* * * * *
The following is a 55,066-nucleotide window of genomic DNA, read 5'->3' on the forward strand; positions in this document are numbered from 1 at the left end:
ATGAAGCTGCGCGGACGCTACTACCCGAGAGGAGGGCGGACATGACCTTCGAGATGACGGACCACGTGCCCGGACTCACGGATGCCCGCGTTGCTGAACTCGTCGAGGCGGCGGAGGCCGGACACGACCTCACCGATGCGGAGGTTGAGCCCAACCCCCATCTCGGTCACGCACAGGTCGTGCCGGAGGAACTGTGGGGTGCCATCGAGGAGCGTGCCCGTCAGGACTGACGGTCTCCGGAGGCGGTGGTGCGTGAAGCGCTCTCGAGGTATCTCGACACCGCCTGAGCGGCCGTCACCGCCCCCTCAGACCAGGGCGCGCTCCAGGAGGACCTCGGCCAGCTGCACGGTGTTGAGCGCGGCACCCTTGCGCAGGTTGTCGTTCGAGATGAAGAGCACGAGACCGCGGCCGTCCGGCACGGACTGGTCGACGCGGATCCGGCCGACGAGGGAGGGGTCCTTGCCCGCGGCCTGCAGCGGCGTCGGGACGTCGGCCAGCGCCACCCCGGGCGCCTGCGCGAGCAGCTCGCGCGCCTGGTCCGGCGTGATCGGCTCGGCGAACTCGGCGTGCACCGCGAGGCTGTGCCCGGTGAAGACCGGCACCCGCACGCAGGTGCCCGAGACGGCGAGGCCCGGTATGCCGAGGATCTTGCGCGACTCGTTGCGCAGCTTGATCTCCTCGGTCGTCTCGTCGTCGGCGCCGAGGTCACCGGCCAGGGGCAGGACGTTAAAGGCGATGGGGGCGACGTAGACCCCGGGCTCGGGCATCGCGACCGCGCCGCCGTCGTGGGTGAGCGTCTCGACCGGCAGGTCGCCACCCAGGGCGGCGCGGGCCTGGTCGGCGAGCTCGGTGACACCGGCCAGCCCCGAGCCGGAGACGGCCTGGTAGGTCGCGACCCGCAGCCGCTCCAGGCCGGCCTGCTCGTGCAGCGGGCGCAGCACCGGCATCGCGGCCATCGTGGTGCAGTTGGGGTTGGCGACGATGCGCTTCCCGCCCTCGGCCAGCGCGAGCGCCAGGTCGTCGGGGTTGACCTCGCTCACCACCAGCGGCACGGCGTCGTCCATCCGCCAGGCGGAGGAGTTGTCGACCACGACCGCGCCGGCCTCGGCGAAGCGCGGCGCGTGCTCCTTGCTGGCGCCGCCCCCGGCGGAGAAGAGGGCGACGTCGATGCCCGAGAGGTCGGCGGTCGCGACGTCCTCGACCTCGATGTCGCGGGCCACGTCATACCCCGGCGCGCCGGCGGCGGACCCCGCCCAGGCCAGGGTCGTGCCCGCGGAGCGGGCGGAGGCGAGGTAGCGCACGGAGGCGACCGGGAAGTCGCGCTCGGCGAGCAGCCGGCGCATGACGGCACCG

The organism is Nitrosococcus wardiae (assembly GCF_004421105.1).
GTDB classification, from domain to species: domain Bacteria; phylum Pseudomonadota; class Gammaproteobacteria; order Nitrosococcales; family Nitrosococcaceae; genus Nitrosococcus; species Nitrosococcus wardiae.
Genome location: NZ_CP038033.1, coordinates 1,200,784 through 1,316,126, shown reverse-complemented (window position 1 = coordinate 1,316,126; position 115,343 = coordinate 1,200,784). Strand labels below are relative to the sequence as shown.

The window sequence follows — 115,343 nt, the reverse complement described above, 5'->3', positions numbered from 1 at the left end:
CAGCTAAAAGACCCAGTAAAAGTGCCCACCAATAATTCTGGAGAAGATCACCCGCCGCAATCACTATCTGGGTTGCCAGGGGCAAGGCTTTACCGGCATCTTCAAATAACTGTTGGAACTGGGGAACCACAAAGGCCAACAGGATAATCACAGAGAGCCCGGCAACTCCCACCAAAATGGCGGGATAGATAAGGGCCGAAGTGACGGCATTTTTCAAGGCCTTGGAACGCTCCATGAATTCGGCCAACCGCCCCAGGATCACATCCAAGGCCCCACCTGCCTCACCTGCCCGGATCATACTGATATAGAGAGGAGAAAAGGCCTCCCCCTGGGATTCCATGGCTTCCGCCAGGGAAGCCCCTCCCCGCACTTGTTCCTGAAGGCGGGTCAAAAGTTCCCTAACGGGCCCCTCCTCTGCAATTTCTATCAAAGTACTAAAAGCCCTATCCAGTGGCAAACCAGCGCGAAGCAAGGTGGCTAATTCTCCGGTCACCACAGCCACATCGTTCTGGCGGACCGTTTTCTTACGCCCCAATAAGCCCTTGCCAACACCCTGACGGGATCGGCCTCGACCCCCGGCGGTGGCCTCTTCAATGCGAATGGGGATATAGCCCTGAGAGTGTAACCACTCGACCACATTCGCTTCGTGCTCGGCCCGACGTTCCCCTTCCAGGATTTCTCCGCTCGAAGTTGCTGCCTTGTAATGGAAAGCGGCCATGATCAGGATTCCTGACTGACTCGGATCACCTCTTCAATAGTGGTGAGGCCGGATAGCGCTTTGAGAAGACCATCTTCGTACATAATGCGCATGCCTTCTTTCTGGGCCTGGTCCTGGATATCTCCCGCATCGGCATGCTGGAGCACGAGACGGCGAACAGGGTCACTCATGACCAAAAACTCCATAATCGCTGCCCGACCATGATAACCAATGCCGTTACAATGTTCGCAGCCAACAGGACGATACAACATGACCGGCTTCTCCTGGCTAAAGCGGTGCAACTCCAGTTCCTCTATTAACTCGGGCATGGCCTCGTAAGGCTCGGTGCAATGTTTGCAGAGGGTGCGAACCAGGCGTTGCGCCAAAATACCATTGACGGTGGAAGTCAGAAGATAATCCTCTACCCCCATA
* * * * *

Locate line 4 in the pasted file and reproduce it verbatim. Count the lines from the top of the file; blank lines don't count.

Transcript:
GTDB classification, from domain to species: domain Bacteria; phylum Pseudomonadota; class Gammaproteobacteria; order Nitrosococcales; family Nitrosococcaceae; genus Nitrosococcus; species Nitrosococcus wardiae.